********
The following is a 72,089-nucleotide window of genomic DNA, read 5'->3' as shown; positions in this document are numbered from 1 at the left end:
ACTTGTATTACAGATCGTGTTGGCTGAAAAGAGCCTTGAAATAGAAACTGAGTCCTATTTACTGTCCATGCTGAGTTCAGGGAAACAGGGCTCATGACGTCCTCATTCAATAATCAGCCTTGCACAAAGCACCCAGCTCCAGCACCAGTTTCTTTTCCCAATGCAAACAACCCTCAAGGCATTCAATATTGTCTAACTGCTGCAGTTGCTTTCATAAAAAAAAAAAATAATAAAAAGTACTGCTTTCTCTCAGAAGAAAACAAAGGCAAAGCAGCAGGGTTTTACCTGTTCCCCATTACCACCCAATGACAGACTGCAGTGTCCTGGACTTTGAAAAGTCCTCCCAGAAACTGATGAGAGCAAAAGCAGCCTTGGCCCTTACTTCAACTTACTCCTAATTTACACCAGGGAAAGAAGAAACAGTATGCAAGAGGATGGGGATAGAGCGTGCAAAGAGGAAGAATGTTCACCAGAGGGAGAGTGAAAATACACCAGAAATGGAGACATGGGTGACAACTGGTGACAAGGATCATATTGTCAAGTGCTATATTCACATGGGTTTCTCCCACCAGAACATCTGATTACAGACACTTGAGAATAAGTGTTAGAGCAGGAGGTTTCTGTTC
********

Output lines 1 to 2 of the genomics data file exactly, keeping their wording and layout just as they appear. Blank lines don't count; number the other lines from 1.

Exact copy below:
The following is a 72,089-nucleotide window of genomic DNA, read 5'->3' as shown; positions in this document are numbered from 1 at the left end:
ACTTGTATTACAGATCGTGTTGGCTGAAAAGAGCCTTGAAATAGAAACTGAGTCCTATTTACTGTCCATGCTGAGTTCAGGGAAACAGGGCTCATGACGTCCTCATTCAATAATCAGCCTTGCACAAAGCACCCAGCTCCAGCACCAGTTTCTTTTCCCAATGCAAACAACCCTCAAGGCATTCAATATTGTCTAACTGCTGCAGTTGCTTTCATAAAAAAAAAAAATAATAAAAAGTACTGCTTTCTCTCAGAAGAAAACAAAGGCAAAGCAGCAGGGTTTTACCTGTTCCCCATTACCACCCAATGACAGACTGCAGTGTCCTGGACTTTGAAAAGTCCTCCCAGAAACTGATGAGAGCAAAAGCAGCCTTGGCCCTTACTTCAACTTACTCCTAATTTACACCAGGGAAAGAAGAAACAGTATGCAAGAGGATGGGGATAGAGCGTGCAAAGAGGAAGAATGTTCACCAGAGGGAGAGTGAAAATACACCAGAAATGGAGACATGGGTGACAACTGGTGACAAGGATCATATTGTCAAGTGCTATATTCACATGGGTTTCTCCCACCAGAACATCTGATTACAGACACTTGAGAATAAGTGTTAGAGCAGGAGGTTTCTGTTC